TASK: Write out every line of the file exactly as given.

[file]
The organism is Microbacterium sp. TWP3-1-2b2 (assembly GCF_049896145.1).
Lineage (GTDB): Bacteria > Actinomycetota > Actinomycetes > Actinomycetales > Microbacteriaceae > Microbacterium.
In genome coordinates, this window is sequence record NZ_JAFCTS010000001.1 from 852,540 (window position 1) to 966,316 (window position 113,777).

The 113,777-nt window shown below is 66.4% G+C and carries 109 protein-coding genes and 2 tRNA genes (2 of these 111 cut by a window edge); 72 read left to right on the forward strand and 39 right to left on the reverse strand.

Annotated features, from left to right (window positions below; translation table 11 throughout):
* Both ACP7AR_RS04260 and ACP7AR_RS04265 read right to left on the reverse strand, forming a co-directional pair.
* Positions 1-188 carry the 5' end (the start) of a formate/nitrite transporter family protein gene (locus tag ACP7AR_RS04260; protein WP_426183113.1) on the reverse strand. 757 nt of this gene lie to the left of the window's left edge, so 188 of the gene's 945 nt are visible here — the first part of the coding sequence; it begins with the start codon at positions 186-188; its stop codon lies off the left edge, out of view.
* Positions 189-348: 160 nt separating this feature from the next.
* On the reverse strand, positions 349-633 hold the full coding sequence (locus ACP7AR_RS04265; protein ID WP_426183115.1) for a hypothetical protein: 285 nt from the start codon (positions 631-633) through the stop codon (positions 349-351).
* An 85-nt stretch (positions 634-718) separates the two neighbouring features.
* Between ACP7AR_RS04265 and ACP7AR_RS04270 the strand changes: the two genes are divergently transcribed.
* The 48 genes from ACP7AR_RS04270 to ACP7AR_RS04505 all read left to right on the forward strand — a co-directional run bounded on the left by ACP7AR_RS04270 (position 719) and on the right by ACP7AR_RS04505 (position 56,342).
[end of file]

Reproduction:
The organism is Microbacterium sp. TWP3-1-2b2 (assembly GCF_049896145.1).
Lineage (GTDB): Bacteria > Actinomycetota > Actinomycetes > Actinomycetales > Microbacteriaceae > Microbacterium.
In genome coordinates, this window is sequence record NZ_JAFCTS010000001.1 from 852,540 (window position 1) to 966,316 (window position 113,777).

The 113,777-nt window shown below is 66.4% G+C and carries 109 protein-coding genes and 2 tRNA genes (2 of these 111 cut by a window edge); 72 read left to right on the forward strand and 39 right to left on the reverse strand.

Annotated features, from left to right (window positions below; translation table 11 throughout):
* Both ACP7AR_RS04260 and ACP7AR_RS04265 read right to left on the reverse strand, forming a co-directional pair.
* Positions 1-188 carry the 5' end (the start) of a formate/nitrite transporter family protein gene (locus tag ACP7AR_RS04260; protein WP_426183113.1) on the reverse strand. 757 nt of this gene lie to the left of the window's left edge, so 188 of the gene's 945 nt are visible here — the first part of the coding sequence; it begins with the start codon at positions 186-188; its stop codon lies off the left edge, out of view.
* Positions 189-348: 160 nt separating this feature from the next.
* On the reverse strand, positions 349-633 hold the full coding sequence (locus ACP7AR_RS04265; protein ID WP_426183115.1) for a hypothetical protein: 285 nt from the start codon (positions 631-633) through the stop codon (positions 349-351).
* An 85-nt stretch (positions 634-718) separates the two neighbouring features.
* Between ACP7AR_RS04265 and ACP7AR_RS04270 the strand changes: the two genes are divergently transcribed.
* The 48 genes from ACP7AR_RS04270 to ACP7AR_RS04505 all read left to right on the forward strand — a co-directional run bounded on the left by ACP7AR_RS04270 (position 719) and on the right by ACP7AR_RS04505 (position 56,342).